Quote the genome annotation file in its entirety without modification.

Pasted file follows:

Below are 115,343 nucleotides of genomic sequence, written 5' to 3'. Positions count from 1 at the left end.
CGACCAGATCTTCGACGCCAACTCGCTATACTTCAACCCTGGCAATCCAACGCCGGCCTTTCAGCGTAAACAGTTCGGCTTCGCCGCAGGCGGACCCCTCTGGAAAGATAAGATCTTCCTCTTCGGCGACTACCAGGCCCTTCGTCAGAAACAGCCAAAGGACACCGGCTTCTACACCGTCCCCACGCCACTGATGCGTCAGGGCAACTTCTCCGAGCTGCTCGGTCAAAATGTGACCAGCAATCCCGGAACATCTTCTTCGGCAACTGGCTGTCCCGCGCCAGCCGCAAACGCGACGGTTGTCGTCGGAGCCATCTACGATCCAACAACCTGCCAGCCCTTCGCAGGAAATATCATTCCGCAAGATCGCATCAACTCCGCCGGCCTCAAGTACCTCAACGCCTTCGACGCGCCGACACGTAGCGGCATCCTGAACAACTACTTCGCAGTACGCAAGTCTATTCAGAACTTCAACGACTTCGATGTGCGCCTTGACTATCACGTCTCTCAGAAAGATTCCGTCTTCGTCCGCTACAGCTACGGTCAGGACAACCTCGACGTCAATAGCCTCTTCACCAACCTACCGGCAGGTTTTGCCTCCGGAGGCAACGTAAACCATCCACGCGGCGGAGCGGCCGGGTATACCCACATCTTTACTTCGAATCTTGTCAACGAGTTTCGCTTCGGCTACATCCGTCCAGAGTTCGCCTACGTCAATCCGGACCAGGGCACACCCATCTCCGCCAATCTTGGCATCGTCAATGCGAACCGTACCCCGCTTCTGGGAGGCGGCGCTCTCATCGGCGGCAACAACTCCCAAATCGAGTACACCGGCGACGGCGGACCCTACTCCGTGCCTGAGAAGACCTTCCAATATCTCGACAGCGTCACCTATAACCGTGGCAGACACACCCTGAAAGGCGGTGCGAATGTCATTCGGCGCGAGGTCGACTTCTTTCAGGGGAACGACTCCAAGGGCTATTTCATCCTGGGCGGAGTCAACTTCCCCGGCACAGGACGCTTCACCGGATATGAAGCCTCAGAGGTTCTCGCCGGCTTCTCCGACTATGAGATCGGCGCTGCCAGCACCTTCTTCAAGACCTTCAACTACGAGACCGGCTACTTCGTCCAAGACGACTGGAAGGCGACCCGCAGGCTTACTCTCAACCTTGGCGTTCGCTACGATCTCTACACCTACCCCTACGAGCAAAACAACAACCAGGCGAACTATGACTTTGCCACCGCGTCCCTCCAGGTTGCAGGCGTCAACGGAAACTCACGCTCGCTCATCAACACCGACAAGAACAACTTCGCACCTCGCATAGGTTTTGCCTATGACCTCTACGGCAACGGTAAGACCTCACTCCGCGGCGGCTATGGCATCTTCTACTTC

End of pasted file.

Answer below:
Below are 115,343 nucleotides of genomic sequence, written 5' to 3'. Positions count from 1 at the left end.
CGACCAGATCTTCGACGCCAACTCGCTATACTTCAACCCTGGCAATCCAACGCCGGCCTTTCAGCGTAAACAGTTCGGCTTCGCCGCAGGCGGACCCCTCTGGAAAGATAAGATCTTCCTCTTCGGCGACTACCAGGCCCTTCGTCAGAAACAGCCAAAGGACACCGGCTTCTACACCGTCCCCACGCCACTGATGCGTCAGGGCAACTTCTCCGAGCTGCTCGGTCAAAATGTGACCAGCAATCCCGGAACATCTTCTTCGGCAACTGGCTGTCCCGCGCCAGCCGCAAACGCGACGGTTGTCGTCGGAGCCATCTACGATCCAACAACCTGCCAGCCCTTCGCAGGAAATATCATTCCGCAAGATCGCATCAACTCCGCCGGCCTCAAGTACCTCAACGCCTTCGACGCGCCGACACGTAGCGGCATCCTGAACAACTACTTCGCAGTACGCAAGTCTATTCAGAACTTCAACGACTTCGATGTGCGCCTTGACTATCACGTCTCTCAGAAAGATTCCGTCTTCGTCCGCTACAGCTACGGTCAGGACAACCTCGACGTCAATAGCCTCTTCACCAACCTACCGGCAGGTTTTGCCTCCGGAGGCAACGTAAACCATCCACGCGGCGGAGCGGCCGGGTATACCCACATCTTTACTTCGAATCTTGTCAACGAGTTTCGCTTCGGCTACATCCGTCCAGAGTTCGCCTACGTCAATCCGGACCAGGGCACACCCATCTCCGCCAATCTTGGCATCGTCAATGCGAACCGTACCCCGCTTCTGGGAGGCGGCGCTCTCATCGGCGGCAACAACTCCCAAATCGAGTACACCGGCGACGGCGGACCCTACTCCGTGCCTGAGAAGACCTTCCAATATCTCGACAGCGTCACCTATAACCGTGGCAGACACACCCTGAAAGGCGGTGCGAATGTCATTCGGCGCGAGGTCGACTTCTTTCAGGGGAACGACTCCAAGGGCTATTTCATCCTGGGCGGAGTCAACTTCCCCGGCACAGGACGCTTCACCGGATATGAAGCCTCAGAGGTTCTCGCCGGCTTCTCCGACTATGAGATCGGCGCTGCCAGCACCTTCTTCAAGACCTTCAACTACGAGACCGGCTACTTCGTCCAAGACGACTGGAAGGCGACCCGCAGGCTTACTCTCAACCTTGGCGTTCGCTACGATCTCTACACCTACCCCTACGAGCAAAACAACAACCAGGCGAACTATGACTTTGCCACCGCGTCCCTCCAGGTTGCAGGCGTCAACGGAAACTCACGCTCGCTCATCAACACCGACAAGAACAACTTCGCACCTCGCATAGGTTTTGCCTATGACCTCTACGGCAACGGTAAGACCTCACTCCGCGGCGGCTATGGCATCTTCTACTTC